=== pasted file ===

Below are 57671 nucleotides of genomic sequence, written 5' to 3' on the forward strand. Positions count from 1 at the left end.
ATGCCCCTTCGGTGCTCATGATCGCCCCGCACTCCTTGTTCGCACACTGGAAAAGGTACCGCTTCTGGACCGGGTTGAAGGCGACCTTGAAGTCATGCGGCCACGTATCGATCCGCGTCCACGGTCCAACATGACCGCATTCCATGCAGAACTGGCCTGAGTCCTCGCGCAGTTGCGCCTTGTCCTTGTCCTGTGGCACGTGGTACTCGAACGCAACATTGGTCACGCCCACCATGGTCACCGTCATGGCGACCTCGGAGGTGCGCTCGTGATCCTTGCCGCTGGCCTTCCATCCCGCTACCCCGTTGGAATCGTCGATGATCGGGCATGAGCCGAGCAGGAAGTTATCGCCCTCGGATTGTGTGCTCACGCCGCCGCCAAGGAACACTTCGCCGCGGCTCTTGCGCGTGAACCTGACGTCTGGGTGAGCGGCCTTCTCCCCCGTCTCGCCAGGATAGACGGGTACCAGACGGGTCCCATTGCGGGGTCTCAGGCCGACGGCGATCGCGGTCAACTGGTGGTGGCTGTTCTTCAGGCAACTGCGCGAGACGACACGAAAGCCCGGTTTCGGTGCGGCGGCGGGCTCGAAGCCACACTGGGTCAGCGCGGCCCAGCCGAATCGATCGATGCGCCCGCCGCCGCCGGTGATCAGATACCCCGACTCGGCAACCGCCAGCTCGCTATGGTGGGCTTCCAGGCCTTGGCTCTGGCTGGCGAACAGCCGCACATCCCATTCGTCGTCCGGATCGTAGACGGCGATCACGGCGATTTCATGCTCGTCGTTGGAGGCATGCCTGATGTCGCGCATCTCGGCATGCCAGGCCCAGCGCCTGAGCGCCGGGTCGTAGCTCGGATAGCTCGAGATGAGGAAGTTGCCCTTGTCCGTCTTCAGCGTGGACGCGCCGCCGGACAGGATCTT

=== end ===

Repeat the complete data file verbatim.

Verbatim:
Below are 57671 nucleotides of genomic sequence, written 5' to 3' on the forward strand. Positions count from 1 at the left end.
ATGCCCCTTCGGTGCTCATGATCGCCCCGCACTCCTTGTTCGCACACTGGAAAAGGTACCGCTTCTGGACCGGGTTGAAGGCGACCTTGAAGTCATGCGGCCACGTATCGATCCGCGTCCACGGTCCAACATGACCGCATTCCATGCAGAACTGGCCTGAGTCCTCGCGCAGTTGCGCCTTGTCCTTGTCCTGTGGCACGTGGTACTCGAACGCAACATTGGTCACGCCCACCATGGTCACCGTCATGGCGACCTCGGAGGTGCGCTCGTGATCCTTGCCGCTGGCCTTCCATCCCGCTACCCCGTTGGAATCGTCGATGATCGGGCATGAGCCGAGCAGGAAGTTATCGCCCTCGGATTGTGTGCTCACGCCGCCGCCAAGGAACACTTCGCCGCGGCTCTTGCGCGTGAACCTGACGTCTGGGTGAGCGGCCTTCTCCCCCGTCTCGCCAGGATAGACGGGTACCAGACGGGTCCCATTGCGGGGTCTCAGGCCGACGGCGATCGCGGTCAACTGGTGGTGGCTGTTCTTCAGGCAACTGCGCGAGACGACACGAAAGCCCGGTTTCGGTGCGGCGGCGGGCTCGAAGCCACACTGGGTCAGCGCGGCCCAGCCGAATCGATCGATGCGCCCGCCGCCGCCGGTGATCAGATACCCCGACTCGGCAACCGCCAGCTCGCTATGGTGGGCTTCCAGGCCTTGGCTCTGGCTGGCGAACAGCCGCACATCCCATTCGTCGTCCGGATCGTAGACGGCGATCACGGCGATTTCATGCTCGTCGTTGGAGGCATGCCTGATGTCGCGCATCTCGGCATGCCAGGCCCAGCGCCTGAGCGCCGGGTCGTAGCTCGGATAGCTCGAGATGAGGAAGTTGCCCTTGTCCGTCTTCAGCGTGGACGCGCCGCCGGACAGGATCTT